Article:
Coreen: Oh, so many things. The cannabis community, the need for de-stigmatizing, the health benefit, the education of it all. This book truly combined everything Stephanie and I have learned over the past five years and cumulated it into an easy to follow and fun format.

What are some tips for someone cooking edible cannabis for the first time?

Stephanie: We highlight a number of tips and tricks, but there are a few important ones. First off, use a scale: we prefer using scales in general when it comes to cooking and following a recipe, but especially in this case, precision is important when you’re working with an ingredient like cannabis. Second, get a rubber spatula: this is a super versatile and useful tool. When you have to scrape down the sides of a mixer bowl, or when you’re transferring a medicated batter or melted chocolate from one vessel to another, it is the best tool to make sure you’re getting every last bit, which is important to ensure your dosage is on point. Third: If you’re gifting your edibles, or serving them at a party, make sure they are clearly labeled and make sure all your guests are educated on what to expect.

What is the secret to a good cannabis dish?

Stephanie: Intention.

Coreen: That it tastes good and makes you feel great. Too much of a cannabis infusion can leave a bitter taste and potentially get you too high. The secret is that you feel great once those effects kick in. So start low, go slow.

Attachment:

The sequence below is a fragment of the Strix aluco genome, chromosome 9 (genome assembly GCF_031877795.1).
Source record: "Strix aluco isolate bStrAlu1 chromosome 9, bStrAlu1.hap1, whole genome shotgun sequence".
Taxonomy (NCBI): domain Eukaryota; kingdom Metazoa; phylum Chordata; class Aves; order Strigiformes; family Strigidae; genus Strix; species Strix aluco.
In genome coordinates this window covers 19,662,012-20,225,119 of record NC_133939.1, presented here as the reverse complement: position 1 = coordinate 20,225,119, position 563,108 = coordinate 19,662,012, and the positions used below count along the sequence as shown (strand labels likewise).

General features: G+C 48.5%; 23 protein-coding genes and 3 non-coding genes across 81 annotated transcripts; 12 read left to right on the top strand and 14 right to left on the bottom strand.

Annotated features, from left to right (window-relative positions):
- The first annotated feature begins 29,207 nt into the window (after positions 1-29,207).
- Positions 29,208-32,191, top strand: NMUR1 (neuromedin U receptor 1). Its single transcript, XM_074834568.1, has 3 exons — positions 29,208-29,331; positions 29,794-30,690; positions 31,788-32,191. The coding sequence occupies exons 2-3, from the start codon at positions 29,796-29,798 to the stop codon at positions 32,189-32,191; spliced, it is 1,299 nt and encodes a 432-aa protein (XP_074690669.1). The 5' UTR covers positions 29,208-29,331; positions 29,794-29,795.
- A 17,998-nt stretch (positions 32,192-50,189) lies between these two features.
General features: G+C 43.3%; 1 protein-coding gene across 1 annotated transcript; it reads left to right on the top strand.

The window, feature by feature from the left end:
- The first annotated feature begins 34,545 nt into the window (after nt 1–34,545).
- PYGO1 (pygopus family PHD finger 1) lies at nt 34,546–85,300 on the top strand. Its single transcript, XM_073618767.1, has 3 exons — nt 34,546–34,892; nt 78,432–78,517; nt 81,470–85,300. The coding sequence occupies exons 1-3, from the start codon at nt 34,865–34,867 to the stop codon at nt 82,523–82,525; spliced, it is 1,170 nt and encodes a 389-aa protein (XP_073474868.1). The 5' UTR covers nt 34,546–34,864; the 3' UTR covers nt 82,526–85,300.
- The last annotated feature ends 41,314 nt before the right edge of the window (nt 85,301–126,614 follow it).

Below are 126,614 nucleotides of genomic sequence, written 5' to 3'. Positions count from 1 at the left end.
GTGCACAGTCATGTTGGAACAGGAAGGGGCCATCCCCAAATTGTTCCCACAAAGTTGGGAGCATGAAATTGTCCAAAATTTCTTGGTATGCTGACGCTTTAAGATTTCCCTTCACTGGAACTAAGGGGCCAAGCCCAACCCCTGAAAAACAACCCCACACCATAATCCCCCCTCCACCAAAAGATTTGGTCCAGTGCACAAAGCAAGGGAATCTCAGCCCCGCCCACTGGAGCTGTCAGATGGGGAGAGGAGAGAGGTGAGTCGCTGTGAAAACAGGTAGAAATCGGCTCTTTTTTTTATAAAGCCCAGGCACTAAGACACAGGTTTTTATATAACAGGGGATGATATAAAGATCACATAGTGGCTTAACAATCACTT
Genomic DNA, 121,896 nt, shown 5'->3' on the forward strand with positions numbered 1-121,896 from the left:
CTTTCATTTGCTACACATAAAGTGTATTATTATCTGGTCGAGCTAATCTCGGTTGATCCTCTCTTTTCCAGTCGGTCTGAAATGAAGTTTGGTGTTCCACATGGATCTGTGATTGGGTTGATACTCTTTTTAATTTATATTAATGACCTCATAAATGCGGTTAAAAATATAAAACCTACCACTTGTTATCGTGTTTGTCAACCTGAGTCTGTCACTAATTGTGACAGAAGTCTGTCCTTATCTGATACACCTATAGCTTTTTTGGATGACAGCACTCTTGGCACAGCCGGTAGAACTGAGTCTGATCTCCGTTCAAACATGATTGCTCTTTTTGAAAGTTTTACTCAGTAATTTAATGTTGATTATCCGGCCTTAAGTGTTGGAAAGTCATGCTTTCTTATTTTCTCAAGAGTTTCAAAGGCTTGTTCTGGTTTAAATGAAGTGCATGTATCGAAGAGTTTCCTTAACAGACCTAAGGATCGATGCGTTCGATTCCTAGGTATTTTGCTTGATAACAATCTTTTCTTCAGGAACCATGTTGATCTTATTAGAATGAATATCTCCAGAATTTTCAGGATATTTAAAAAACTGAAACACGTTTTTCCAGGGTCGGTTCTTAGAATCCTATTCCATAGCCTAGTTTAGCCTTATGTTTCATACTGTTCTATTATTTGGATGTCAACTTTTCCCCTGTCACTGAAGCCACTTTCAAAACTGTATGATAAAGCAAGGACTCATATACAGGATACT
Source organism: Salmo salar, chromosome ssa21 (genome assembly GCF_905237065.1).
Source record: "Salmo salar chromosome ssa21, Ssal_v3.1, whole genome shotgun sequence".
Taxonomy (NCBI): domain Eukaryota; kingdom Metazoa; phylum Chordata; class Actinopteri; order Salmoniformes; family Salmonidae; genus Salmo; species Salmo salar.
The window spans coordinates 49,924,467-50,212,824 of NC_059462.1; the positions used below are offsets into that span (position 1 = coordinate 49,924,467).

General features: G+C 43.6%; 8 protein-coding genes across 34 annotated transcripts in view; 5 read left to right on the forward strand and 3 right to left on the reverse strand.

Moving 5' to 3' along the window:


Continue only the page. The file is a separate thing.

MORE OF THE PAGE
What are your favorite recipes from the book and why?

Stephanie: The Superfood Truffles are super fun to make, and I love how versatile they are.  You can change up the toppings or the spices however you’d like and really make it your own. They make a lovely gift. I also adore the Grapefruit Negroni “Pot” de Fruit. They are a twist on classic French fruit jelly candies. They have a vibrant pop of flavor to them and they are just so pretty; they look like brilliant little jewels.

Coreen: My favorite is the Five Spice Duck Meatball Slider with plum chutney and herb aioli. It’s always a crowd favorite whenever I serve it. This recipe is from my catering days: I would serve a mini version of the meatball with the plum chutney. They were the first to go at any party!

These statements have not been evaluated by the Food and Drug Administration. Products are not intended to diagnose, treat, cure, or prevent any disease.
Back to List
Your Guide to the Ultimate Cannabis Brunch
Grilled Greek-ish Salad With an Infused Dressing
Cannabis in the Kitchen with Chef Jessica Catalano
Quick and Sweet: Lemon Crumble Cookies
Indulge In Maple Chocolate-Covered Bacon